78: Developing the Next Generation of Entrepreneurs with Diane Rucker of University Enterprise LaboratoriesPublished May 18, 2021
Run time: 01:01:01
If you have a passion for change, you should consider yourself an entrepreneur. Diane Rucker, Executive Director of University Enterprise Laboratories, has extensive experience in technology and innovation, and she joins the show to chat about redefining entrepreneurship, the soft skills needed to be a well-rounded developer, the criticality of business partners who look at things differently than you, and the state of startups in Minnesota compared to the coasts.
In this episode, you will learn:
- The purpose of intellectual property protections for startups
- Why developers should learn soft skills and how to balance them with learning hard skills
- Why entrepreneurship should be redefined as having a passion for change
- How it’s really hard to start a business by yourself and why sounding points are critical
- Diane’s thoughts on the state of the Minnesota startup ecosystem today and how corporations can help or hinder the ecosystem
- Common mistakes of building digital products and startups
This episode is brought to you by The Jed Mahonis Group, where we make sense of mobile app development with our non-technical approach to building custom mobile software solutions. Learn more at https://jmg.mn.
Recorded April 27, 2021 | Edited by Jordan Daoust | Produced by Jenny Karkowski
University Enterprise Laboratories website
Outliers by Malcom Gladwell
JMG Careers Page
Tim Bornholdt 0:00
Welcome to Constant Variables, a podcast where we take a non-technical look at what it takes to build and grow digital products. I'm Tim Bornholdt. Let's get nerdy.
A quick note before we jump into this week's episode, we at The Jed Mahonis Group have a lot of fun projects coming in the door. And as a result, we're looking to expand our team by bringing on another Android developer. We place an emphasis here on hiring for fit as opposed to skills. Skills can be absolutely taught and fostered through mentorship and experience, where fit on the other hand is a lot harder to define. We've tried to outline some of the traits we're looking for on our careers page over at jmg.mn/careers. So whether you have a year of experience or 20 years of experience, if you're interested in talking with us, please reach out at firstname.lastname@example.org. We will put that email address and a link to the careers page in our show notes as well.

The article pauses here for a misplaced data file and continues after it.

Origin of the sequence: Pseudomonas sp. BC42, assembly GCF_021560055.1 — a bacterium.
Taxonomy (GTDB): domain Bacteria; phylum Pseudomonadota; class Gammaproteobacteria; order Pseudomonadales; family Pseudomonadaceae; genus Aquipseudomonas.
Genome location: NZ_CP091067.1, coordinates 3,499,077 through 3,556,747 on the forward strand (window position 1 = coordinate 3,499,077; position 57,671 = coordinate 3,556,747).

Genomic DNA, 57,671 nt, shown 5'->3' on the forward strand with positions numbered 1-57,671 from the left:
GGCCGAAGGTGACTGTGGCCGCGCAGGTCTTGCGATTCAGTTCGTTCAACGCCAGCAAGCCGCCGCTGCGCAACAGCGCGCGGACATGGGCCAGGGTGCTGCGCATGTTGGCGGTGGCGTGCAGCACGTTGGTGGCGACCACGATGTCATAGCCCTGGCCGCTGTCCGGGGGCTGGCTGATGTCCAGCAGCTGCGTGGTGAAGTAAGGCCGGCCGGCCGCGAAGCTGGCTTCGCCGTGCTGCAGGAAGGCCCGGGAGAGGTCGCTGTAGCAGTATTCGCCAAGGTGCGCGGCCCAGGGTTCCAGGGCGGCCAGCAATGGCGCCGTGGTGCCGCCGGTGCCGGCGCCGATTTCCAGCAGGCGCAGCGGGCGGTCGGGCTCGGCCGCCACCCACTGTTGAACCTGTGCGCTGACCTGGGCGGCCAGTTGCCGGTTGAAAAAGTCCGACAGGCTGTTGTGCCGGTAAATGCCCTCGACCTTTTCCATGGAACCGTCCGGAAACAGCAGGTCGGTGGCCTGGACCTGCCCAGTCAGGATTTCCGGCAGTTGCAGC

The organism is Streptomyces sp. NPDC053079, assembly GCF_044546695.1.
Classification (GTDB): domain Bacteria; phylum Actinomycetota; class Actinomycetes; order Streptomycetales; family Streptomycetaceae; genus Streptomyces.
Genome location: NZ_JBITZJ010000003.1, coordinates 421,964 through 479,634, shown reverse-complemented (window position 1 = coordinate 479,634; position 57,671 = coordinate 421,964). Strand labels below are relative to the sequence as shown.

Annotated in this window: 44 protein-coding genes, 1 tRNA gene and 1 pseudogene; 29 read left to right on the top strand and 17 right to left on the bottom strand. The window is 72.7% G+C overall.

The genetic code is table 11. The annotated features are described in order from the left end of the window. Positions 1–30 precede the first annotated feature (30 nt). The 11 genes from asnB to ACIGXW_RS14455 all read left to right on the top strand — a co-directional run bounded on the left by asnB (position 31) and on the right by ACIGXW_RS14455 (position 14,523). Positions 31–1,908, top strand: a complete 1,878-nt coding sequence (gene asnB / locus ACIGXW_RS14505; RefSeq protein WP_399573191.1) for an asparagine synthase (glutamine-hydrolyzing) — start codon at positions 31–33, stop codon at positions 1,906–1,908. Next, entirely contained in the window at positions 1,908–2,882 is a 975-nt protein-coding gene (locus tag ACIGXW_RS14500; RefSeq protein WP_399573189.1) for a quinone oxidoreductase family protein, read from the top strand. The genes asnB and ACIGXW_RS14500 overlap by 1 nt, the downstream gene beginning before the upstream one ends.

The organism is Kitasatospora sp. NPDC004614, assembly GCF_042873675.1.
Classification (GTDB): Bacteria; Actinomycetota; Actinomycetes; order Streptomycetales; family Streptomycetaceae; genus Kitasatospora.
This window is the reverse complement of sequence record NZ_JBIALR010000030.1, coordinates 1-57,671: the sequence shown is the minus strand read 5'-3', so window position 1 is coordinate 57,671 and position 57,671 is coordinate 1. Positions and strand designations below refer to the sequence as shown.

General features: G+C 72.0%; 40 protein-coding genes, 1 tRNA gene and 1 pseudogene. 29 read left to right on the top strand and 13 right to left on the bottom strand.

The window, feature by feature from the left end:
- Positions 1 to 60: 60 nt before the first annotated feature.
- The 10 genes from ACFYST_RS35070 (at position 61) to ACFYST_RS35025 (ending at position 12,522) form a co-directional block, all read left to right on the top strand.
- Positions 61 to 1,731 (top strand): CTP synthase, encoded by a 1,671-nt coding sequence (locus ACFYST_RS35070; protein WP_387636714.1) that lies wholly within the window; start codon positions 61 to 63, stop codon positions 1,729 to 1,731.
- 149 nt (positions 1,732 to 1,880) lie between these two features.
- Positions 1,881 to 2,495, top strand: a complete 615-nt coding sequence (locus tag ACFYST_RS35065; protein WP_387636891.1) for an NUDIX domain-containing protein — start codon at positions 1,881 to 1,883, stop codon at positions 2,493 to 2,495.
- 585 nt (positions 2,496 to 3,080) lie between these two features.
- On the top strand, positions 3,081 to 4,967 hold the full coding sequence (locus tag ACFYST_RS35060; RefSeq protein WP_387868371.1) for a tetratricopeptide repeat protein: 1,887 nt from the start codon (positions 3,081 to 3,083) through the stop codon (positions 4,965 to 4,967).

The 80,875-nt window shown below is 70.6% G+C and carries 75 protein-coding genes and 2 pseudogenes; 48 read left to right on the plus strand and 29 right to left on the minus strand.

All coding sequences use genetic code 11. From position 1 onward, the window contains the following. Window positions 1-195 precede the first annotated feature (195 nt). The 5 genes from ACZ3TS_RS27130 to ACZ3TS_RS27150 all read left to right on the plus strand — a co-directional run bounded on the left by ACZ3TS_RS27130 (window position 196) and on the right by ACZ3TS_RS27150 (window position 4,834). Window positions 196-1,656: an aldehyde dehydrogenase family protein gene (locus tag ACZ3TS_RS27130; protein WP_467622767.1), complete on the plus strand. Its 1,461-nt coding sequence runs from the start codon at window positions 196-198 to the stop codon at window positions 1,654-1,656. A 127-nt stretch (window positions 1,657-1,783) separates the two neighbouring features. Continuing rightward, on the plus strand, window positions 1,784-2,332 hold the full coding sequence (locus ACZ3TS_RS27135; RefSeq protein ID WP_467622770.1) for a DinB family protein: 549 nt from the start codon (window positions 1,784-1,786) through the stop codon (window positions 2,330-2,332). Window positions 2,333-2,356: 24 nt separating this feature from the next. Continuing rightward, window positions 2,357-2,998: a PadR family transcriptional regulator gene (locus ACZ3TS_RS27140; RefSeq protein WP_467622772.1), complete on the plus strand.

Today, we are chatting with Diane Rucker, Executive Director of University Enterprise Laboratories, a business incubator for early stage ventures in biotechnology, medical, health and life sciences. Diane has extensive experience in technology and innovation, and she joins the show to chat about startups, the soft skills needed to be a well rounded developer, how we can improve university educations, the state of startups here in Minnesota and so, so much more. This was an absolute treat of an interview. So without further ado, here is my interview with Diane Rucker.
Diane, welcome to the show.
Diane Rucker 1:51
Thanks so much, Tim. It's great to be here with you today.
Tim Bornholdt 1:53
I'm really excited to have you, and we just spent, like 15 minutes talking running. So I feel like we're fast friends already. Well, I don't know how fast. We didn't talk about speeds. But we're at least already quick friends in that regard.
Diane Rucker 2:07
Running is kind of a great equalizer.
Tim Bornholdt 2:09
It really is. And I know you said you've been getting a lot of your mileage in with walking these days. But do you take a lot of your calls or meetings or anything while out on a walk?
Diane Rucker 2:21
I try to. In fact I would say the walk is really what's made the pandemic bearable. So I've been putting on about five to seven miles a day of walking. I try to do take calls or meetings when possible outdoors just because I need that time and I invested in a really good parka this year. So I kept it going through December, January and February. But I love being outdoors.
Tim Bornholdt 2:47
Absolutely a good parka and a really good pair of headphones with some noise cancellation. That's the key.
Diane Rucker 2:54
Yeah, I learned that one last year actually when I had a terrible set of headphones and tried to take a call and ended up passing a group that was doing chainsaw trimming of trees. Let's say that call didn't go too well.